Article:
• Did you know that it’s possible to swing from vines like Tarzan at speeds much faster than those obtainable by jeeps?
  • The titular crystal skull apparently has the mass of a plastic resin skull. Shocking.

That’s enough. I don’t have all day. This movie just feels like a Roland Emmerich-like production in which appearance matters more than substance. That’s a valid choice, but you know what? Movies made this way do not stand the test of time.

Again, I did not hate this movie. I had an okay time. I enjoyed the motorcycle chase. I liked Cate Blanchett’s villainess. I thought the story showed glimmers of promise. And I’m not saying that I expected the film to be a classic. I just wish it had more of the old George Lucas in it instead of the new.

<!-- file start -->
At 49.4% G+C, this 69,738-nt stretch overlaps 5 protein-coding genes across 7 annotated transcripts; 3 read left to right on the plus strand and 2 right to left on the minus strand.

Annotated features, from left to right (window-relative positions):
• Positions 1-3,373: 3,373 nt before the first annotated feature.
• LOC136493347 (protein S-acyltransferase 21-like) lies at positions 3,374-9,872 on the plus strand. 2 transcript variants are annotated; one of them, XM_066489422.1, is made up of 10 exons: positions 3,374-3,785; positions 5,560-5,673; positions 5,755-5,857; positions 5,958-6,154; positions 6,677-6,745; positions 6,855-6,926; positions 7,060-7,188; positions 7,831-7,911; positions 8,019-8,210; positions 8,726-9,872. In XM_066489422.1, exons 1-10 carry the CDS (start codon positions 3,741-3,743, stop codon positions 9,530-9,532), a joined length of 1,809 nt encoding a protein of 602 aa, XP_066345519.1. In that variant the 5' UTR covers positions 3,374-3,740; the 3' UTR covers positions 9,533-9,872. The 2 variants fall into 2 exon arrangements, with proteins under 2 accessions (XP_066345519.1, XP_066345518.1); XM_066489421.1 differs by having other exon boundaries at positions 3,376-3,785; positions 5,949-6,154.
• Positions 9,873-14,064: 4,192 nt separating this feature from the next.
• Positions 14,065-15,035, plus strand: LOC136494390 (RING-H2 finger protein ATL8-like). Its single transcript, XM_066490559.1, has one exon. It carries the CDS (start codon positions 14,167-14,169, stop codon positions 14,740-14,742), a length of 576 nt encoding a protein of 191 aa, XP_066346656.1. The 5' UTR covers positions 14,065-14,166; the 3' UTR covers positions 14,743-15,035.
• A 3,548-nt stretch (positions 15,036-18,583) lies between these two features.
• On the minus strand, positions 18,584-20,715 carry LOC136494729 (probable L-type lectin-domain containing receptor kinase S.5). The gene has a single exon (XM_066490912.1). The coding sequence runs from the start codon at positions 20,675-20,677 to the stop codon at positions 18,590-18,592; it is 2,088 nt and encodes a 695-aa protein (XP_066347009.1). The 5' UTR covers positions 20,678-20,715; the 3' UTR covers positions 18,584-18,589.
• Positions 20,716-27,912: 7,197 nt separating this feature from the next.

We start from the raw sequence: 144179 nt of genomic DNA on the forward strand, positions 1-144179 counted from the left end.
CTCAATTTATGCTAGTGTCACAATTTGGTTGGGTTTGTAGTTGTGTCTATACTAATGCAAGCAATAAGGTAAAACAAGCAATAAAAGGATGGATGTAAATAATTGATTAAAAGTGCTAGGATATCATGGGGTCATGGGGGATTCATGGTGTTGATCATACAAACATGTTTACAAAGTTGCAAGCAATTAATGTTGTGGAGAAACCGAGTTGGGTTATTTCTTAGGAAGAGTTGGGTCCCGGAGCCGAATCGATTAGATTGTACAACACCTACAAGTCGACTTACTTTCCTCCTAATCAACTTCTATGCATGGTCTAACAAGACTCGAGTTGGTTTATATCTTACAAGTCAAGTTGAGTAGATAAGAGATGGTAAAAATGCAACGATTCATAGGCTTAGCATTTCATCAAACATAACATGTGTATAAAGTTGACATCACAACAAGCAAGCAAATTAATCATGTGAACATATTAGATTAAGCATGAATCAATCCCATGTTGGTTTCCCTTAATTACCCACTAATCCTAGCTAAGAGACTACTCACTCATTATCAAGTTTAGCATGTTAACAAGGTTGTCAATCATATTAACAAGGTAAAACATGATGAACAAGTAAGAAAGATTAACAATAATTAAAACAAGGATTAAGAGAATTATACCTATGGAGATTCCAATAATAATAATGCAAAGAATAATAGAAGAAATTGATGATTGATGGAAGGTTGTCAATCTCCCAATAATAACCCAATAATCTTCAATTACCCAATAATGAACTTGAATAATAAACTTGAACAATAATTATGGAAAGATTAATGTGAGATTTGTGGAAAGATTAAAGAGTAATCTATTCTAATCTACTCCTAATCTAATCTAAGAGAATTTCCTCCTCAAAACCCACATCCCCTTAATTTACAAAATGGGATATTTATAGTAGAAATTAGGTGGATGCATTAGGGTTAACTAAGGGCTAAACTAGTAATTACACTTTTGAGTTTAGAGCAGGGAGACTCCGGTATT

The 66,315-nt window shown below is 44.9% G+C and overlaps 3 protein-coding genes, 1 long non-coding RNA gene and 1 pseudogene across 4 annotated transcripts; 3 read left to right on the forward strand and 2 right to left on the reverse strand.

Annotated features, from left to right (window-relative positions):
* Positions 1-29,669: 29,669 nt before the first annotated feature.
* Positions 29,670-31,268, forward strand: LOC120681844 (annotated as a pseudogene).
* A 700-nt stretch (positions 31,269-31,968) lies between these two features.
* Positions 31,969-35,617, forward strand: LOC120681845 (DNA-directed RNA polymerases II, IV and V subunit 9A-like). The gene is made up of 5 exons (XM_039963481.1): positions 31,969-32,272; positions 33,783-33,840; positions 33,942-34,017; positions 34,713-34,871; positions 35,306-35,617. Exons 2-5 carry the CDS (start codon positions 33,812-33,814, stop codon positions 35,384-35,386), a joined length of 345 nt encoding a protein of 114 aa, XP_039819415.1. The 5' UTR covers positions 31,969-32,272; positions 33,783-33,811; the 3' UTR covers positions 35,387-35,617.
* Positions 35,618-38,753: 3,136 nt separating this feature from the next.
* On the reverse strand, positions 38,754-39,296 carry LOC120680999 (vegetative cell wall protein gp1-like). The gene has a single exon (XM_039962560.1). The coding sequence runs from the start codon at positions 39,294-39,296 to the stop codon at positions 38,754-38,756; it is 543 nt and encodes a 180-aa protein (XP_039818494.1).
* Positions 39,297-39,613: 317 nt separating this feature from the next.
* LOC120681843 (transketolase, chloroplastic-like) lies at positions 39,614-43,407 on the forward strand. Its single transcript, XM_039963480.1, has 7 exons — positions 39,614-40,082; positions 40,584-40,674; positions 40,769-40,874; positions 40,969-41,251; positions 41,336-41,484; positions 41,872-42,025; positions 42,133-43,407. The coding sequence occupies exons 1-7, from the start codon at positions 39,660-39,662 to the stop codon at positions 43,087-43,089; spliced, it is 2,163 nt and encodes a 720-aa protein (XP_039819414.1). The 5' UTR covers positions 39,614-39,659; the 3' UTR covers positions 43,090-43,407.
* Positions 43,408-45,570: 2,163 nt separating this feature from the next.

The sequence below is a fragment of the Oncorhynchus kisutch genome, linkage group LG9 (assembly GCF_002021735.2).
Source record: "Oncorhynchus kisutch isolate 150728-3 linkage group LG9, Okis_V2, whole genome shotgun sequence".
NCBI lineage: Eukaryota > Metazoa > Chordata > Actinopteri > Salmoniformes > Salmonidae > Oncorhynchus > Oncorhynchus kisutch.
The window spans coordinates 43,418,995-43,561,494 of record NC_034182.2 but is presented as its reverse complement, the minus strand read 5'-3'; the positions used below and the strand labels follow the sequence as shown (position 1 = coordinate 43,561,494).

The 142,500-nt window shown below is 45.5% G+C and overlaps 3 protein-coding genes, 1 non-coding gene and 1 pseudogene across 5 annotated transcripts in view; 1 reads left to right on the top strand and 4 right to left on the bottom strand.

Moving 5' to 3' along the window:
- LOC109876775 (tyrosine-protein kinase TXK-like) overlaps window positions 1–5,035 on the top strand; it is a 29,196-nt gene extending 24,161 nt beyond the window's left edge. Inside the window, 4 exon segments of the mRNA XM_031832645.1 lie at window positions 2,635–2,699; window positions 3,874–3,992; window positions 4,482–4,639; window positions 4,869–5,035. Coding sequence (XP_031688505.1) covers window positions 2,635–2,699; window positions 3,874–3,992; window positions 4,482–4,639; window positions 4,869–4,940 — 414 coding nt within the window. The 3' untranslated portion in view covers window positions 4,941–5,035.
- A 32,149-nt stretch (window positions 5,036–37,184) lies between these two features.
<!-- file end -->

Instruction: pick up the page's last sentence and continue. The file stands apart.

Coming Attractions

“You know, I’m usually excited about the summer movie season,” I told Dave at lunch last week. “But this year, I have no idea what’s coming out.”

“There’s Iron Man,” he said.

Iron Man opens May 2nd

“Ugh,” I said. I may be a comic book fan, but there are limits to my enthusiasm. Iron Man seems targeted squarely at junior high boys. I have no desire to see it. “Doesn’t the new Batman movie come out soon?” I asked.

The Dark Knight opens July 18th

“Maybe,” he said. “I don’t know. And isn’t there a Star Trek movie in the works? And another X-Files movie?”

Star Trek opens Christmas 2008

The X-Files 2 opens July 25th
Love the fan reaction in this vid. Makes me want to re-watch the series.